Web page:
Dan Turner on The Boy From Another World

British writer/director Dan Turner is about to start shooting his new film, The Boy From Another World. And he's been telling us about it...

Having successfully brought to the screen his second feature film last year, The Man Inside (following horror movie Stormhouse), industrious British writer/director Dan Turner is embarking on a new project.

So, what’s he been up to, and what’s The Boy From Another World? He’s taken some time to tell us…

What have you been up to since we last spoke?

I’ve been beavering away on a number of projects, mostly films, a couple of commercials, but also a theatre play called Postcard From Vienna which has kept me busy!

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What can you tell us about The Boy From Another World?

The Boy From Another World came out of nowhere really. I’d been developing a whole raft of film projects and then this one popped into my head and I sat and wrote it fast.

It takes me back to when I was a young boy and didn’t really fit in with all the other kids. I used to live on a diet of sci-fi, especially 1950s paranoia sci-fi, and making robots and other mad stuff out of wood and metal and anything I could get my hands on, in my parents back garden.

That’s where it started, and then the film grew into the story of a young boy who believes he is an alien. He believes that his real parents will come for him from the stars, and sets about making it happen. It’s set in the 1950s and brings in all the fun paranoid alien and military stuff from that era.

Where did the idea come from, and what audience are you targeting with it?

I was watching Invaders From Mars – God, I adore that film – the 1950s sci-fi movie and it all tumbled into my head at once. It was weird. I wrote the ending and then wrote it backwards. Never done that before! It was one of those films where you don’t have a plan, it just kind of comes out of you, and before you know it, it’s written.

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I guess the film is more akin to a European coming-of-age type of film. like the Dardenne’s Kid With A Bike or the brilliant Norwegian film Turn Me On, Dammit.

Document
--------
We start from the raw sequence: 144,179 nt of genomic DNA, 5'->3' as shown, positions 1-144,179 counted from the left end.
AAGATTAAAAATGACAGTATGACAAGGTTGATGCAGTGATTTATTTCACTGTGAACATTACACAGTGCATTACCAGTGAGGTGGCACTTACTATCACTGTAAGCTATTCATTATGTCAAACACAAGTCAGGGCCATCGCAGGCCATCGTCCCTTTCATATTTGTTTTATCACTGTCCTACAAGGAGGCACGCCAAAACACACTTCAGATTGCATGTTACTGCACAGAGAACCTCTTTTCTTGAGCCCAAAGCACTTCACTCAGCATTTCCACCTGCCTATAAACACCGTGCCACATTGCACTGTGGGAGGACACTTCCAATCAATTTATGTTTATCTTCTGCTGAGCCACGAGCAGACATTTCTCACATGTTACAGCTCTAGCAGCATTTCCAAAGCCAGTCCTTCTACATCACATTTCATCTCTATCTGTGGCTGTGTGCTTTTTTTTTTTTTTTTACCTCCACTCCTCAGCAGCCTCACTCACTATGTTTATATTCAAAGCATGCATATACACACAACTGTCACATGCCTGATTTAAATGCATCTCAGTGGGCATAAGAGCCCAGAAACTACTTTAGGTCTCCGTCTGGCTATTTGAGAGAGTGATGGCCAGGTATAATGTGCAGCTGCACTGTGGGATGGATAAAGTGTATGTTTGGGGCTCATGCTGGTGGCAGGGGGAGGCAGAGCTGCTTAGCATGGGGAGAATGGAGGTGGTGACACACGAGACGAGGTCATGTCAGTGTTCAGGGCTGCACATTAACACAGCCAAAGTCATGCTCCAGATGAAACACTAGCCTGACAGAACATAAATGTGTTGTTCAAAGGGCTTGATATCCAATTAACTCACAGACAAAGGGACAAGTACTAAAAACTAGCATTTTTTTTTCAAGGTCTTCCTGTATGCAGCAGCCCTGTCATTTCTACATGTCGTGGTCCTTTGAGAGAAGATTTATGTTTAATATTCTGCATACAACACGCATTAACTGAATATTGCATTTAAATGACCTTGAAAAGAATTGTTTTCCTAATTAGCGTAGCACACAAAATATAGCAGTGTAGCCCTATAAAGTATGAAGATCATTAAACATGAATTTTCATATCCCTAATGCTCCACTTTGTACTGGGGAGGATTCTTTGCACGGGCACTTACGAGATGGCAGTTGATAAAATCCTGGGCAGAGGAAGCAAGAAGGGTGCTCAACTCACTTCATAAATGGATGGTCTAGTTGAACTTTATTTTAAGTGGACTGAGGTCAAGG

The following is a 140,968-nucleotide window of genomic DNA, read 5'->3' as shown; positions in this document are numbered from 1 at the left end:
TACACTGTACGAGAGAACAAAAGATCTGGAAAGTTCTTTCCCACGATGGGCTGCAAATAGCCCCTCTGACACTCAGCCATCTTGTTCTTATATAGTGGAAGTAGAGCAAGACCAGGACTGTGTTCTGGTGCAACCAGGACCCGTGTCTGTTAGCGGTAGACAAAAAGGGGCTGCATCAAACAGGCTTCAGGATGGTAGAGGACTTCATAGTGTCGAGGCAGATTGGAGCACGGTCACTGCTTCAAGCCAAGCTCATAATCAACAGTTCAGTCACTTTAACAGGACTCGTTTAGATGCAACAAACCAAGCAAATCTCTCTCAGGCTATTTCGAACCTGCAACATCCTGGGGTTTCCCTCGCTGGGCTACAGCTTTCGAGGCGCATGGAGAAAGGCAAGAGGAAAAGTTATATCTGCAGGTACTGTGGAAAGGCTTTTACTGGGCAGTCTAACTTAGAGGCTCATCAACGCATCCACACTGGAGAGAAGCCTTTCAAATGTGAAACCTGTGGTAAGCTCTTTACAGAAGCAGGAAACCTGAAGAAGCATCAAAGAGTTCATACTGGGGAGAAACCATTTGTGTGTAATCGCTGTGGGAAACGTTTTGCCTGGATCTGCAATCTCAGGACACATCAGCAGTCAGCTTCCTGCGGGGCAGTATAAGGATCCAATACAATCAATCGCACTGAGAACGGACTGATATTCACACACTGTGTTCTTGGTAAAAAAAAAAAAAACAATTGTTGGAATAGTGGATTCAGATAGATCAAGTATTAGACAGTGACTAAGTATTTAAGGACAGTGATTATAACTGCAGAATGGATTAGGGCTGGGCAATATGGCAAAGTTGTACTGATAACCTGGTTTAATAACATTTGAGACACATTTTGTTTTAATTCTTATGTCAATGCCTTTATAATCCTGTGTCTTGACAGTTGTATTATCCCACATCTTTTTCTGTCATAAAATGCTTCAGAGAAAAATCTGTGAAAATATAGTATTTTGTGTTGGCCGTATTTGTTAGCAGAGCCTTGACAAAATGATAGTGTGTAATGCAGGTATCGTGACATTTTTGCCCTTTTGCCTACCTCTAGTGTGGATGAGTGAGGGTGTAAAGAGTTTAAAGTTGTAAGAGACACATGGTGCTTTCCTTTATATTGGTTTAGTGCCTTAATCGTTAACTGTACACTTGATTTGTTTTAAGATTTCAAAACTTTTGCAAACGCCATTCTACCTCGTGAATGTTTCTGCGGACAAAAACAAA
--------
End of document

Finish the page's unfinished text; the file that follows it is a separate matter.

Those are movies that take a snapshot of a formative point in a child’s life and play out the story without the typical Hollywood start, middle and end.

I guess because this film is set in the 1950s, is sci-fi and has a European vibe, it’s difficult to say who the film is primarily aimed at. It’s certainly going to be it’s own thing! But I think if you’re a sci-fi fan you’ll get a big kick out of it, certainly looking for all the nods to those terrific movies.

When and where are you shooting?

We are shooting the movie next June in locations around UK. From the North East down to the Norfolk coast and in parts of London. There’s a lot of scope to it so it needs to encompass much of the UK.

There’s also the consideration of shooting a period film, so we are looking at locations that are a step back in time and can be dressed and appropriated into the 1950s. That’s a really fun part of the process.

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Plus, I find with British films we rarely see our amazing countryside and all the villages and scenery we have in abundance.  It just so happens that this film will open things up and I intend to shoot it with a real 1950s feel to it which will be great fun.

Who’s involved?

We are putting the team together at the moment. Its a nice long build up.

We are in the fortunate position of being funded, so its nice to have time to develop and prepare properly and get the right team in place. Casting is still a way off, but the aim is to have some of our best British talent involved Make no mistake, this is a British film.  Just not a Brit flick!

What’s happened to the other projects you’re working on?

As with any independent filmmaker, you have several projects on the go at once at different stages of funding. 

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The Boy From Another World was that happy accident of rising to the top of the pile through serendipity and I’m not going to fight it. I think it’s going to be a very special film with an awful lot of heart. In many ways its even more personal than my last film, because it pours much of my childhood into it.

Thankfully though we are dealing with very warm memories, so it will be tremendous fun to make. The film has lots of laughs, and wonder.  I think its no co-incidence that when I wrote it I was listening to soundtracks like Cocoon and Field Of Dreams. 

Oh… and did I mention it has a spaceship? A really BIG spaceship!

Dan Turner, thank you very much!

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